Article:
Novel Sulfur-containing Alkaloids Discovered from Marine Sponge-derived Microbe

Chinese Academy of Sciences

Marine sponges, regarded as valuable resources of bioactive natural products, are the most ancient polycellular animals that adorn tropical reefs and the ocean bottom.

However, many lines of evidence support that marine sponge-associated microorganisms are the actual producers for structurally diverse and pharmaceutically important secondary metabolites.

Recently, a research group led by Prof. ZHANG Changsheng in South China Sea Institute of Oceanology (SCSIO) of the Chinese Academy of Sciences and their collaborators discovered two sulfur-containing alkaloids dassonmycins A (1) and B (2) from marine sponge-derived microbe.

Fig. 1 Chemical structures of novel sulfur-containing alkaloids (Image by SCSIO)

Both compounds were isolated from the marine sponge-derived actinomycete SCSIO 40065, featuring an unprecedented naphthoquinone[2,3-e]piperazine[1,2-c]thiomorpholine scaffold.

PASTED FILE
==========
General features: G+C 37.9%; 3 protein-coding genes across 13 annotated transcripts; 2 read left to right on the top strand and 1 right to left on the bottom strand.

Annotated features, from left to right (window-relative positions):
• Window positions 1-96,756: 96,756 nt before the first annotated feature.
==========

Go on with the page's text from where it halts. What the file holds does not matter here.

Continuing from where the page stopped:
This work was published as a front cover paper in Organic Letters.

Fig. 2 The issued cover art of two novel sulfur-containing alkaloids (Image by Organic Letters)

Sulfur is an indispensable element for all kinds of lives. Sulfur-containing natural products, such as penicillin, ecteinascidin-743 and calicheamicin γ1, have been used as antibiotics and anti-tumor drugs.

Several kinds of natural products except for the sulfur-containing compounds have been reported from the actinomycetal species of Nocardiopsis dassonvillei. Interestingly, analysis of the extracts from N. dassonvillei SCSIO 40065 indicated the presence of sulfur-containing natural products.

The researchers elucidated the structures of these two sulfur-containing alkaloids by comprehensive spectroscopic analysis.

They investigated these unique metabolites from N. dassonvillei SCSIO 40065 and obtained two sulfur-containing alkaloids, dassonmycins A (1) and B (2). Natural alkaloids are generally composed of four elements: carbon, hydrogen, oxygen and nitrogen. Sulfur is seldom introduced into the chemical structures of natural alkaloids.

Bioactivity evaluations indicated that both dassonmycins A (1) and B (2) displayed moderate antibacterial and cytotoxic activities.

These results not only expanded the chemical diversity of alkaloid natural products, but also provided an example to highlight the value of marine sponge-derived microbes for discovering bioactive natural products with novel structures.

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